What accounts for this historical rise in narcissism and decline in empathy?  There is no way to know for sure, based on the data, but there are lots of grounds for speculation.  One possibility that comes easily to mind is that the changes simply have to do with the ways that people respond to questionnaire items.  Maybe students are more honest now than they were thirty years ago in admitting selfish or uncaring tendencies.  That's perhaps the rosiest possible interpretation, because it suggests that the change is not one of increased narcissism but increased honesty.  Most people who do this research, however, reject that explanation, because other evidence suggests that the tendency to try to look good on questionnaires (which are filled out anonymously in these studies) hasn't changed over the years and because other means of assessment, which would be harder to fake, also tend to reveal an increase in narcissism and decline in empathy. So, most of the speculation has to do with changes in the world in which young people are growing up.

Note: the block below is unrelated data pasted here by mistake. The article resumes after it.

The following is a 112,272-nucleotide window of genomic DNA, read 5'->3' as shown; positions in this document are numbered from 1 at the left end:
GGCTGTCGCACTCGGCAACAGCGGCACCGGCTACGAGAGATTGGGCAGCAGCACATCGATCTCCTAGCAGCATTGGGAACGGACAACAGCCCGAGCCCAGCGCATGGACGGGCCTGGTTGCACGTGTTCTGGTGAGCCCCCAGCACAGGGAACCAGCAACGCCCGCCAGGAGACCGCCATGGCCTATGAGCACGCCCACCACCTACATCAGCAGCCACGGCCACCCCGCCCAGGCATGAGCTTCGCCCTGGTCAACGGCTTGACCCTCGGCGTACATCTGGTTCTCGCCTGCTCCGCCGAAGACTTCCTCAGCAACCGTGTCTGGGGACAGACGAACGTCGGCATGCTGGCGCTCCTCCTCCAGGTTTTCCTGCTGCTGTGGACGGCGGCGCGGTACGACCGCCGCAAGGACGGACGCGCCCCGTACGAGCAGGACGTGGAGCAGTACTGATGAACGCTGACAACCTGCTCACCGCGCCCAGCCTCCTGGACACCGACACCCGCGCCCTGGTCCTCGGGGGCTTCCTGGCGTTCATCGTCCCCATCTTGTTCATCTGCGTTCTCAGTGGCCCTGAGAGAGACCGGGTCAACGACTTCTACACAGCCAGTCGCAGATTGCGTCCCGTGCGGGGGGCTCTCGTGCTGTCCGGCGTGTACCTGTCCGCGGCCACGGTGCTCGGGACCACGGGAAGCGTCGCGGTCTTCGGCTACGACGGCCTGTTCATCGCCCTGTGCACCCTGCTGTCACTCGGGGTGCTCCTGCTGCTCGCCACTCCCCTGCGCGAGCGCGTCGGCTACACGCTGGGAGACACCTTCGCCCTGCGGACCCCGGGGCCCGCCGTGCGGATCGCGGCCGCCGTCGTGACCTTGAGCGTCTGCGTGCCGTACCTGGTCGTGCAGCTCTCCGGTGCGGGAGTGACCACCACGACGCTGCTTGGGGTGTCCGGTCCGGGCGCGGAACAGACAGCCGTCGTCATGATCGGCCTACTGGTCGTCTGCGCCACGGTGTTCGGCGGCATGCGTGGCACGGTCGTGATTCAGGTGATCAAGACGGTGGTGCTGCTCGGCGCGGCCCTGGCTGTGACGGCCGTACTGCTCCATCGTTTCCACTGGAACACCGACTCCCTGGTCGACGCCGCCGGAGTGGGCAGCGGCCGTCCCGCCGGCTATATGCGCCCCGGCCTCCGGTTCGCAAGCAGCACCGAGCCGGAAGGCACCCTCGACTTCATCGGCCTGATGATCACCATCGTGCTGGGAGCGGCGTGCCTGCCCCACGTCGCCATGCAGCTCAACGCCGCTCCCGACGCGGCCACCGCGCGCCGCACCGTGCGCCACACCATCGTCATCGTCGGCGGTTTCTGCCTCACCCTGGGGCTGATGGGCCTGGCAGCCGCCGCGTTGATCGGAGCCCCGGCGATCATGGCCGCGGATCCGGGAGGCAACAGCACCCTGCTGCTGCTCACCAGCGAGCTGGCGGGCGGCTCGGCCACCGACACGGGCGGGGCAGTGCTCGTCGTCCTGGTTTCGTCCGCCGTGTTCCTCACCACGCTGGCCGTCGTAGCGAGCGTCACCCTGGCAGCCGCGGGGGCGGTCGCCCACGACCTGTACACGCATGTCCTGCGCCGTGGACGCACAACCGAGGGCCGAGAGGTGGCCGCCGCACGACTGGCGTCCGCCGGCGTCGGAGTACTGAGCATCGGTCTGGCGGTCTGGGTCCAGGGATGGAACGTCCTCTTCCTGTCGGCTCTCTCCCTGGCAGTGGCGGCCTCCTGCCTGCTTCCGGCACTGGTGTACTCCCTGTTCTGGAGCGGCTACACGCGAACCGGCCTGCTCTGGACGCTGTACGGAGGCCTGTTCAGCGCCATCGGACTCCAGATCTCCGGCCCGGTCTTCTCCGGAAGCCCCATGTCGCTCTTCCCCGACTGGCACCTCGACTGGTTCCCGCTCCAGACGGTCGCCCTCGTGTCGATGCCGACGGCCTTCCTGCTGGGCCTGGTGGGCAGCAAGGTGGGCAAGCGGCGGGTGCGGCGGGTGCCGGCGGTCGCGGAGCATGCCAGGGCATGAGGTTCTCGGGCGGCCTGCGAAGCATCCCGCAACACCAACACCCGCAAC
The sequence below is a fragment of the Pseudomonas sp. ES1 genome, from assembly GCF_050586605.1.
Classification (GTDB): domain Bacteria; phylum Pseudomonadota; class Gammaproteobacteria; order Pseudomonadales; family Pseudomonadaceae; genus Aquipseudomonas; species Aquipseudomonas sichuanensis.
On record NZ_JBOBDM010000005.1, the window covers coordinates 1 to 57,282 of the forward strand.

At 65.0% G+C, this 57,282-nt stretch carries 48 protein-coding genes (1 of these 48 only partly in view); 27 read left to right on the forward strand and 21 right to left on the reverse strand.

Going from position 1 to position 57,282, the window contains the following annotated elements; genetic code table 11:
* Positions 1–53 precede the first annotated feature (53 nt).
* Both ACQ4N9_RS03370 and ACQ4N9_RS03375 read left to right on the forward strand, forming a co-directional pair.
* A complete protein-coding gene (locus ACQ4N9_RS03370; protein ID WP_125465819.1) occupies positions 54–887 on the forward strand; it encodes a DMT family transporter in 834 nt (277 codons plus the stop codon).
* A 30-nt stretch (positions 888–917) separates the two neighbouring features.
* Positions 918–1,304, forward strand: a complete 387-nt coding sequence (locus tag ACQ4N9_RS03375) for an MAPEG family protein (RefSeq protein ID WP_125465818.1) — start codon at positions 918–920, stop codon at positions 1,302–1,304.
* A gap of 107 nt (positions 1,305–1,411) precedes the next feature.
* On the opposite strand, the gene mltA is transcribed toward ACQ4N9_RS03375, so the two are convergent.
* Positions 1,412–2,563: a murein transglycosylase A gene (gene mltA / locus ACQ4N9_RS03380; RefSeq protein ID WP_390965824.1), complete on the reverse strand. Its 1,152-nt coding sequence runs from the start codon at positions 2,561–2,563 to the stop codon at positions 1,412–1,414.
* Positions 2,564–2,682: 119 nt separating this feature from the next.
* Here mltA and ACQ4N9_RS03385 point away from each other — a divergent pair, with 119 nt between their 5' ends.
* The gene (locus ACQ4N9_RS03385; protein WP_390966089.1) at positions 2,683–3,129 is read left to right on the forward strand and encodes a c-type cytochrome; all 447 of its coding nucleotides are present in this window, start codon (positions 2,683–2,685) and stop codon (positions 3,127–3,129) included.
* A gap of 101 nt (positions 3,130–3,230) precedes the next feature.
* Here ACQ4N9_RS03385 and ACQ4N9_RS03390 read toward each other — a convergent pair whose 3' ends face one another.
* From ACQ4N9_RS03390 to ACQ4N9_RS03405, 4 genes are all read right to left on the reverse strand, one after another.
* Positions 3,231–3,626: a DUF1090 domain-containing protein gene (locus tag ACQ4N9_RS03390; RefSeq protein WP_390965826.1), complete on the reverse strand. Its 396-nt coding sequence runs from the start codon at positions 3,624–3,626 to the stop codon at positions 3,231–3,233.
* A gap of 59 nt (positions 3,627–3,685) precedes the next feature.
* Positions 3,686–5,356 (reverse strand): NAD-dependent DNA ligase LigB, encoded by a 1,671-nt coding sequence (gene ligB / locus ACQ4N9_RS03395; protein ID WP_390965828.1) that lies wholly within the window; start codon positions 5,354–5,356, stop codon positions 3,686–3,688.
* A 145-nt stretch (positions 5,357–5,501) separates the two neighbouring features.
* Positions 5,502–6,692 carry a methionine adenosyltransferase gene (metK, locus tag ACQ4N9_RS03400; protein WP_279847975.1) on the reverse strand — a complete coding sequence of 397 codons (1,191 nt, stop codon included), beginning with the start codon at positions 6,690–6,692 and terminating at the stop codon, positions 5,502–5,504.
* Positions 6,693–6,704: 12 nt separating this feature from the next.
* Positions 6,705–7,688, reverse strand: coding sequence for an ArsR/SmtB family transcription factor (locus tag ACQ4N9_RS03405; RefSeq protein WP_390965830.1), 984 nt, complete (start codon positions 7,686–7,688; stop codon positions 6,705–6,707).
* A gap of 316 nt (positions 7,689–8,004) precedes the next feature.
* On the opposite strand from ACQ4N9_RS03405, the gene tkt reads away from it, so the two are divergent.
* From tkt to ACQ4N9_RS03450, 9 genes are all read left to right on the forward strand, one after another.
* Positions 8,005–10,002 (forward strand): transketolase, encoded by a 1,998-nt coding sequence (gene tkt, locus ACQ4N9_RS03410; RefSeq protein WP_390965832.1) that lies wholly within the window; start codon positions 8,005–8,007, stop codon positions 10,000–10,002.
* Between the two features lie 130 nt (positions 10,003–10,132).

Some of the speculation has centered on the misguided "self-esteem" movement that began to take shape in the 1980s. Parents, teachers, and others involved with children were advised to build up children's self-esteem through frequent praise.  Many parents, especially, began telling their children how beautiful, smart, and generally wonderful they are, or began bragging about their kids to others in front of them. Television programs for kids featured songs about being "special" and lessons to the effect that "you can be anything you want to be."  In competitions, everyone got some kind of trophy.  Perhaps some of that actually got incorporated into the thinking of young people growing up in this era. They may to some degree have grown up believing what they were told. To the degree that they did, they would become narcissists, because the things they were told are exactly the kinds of things that narcissists believe about themselves.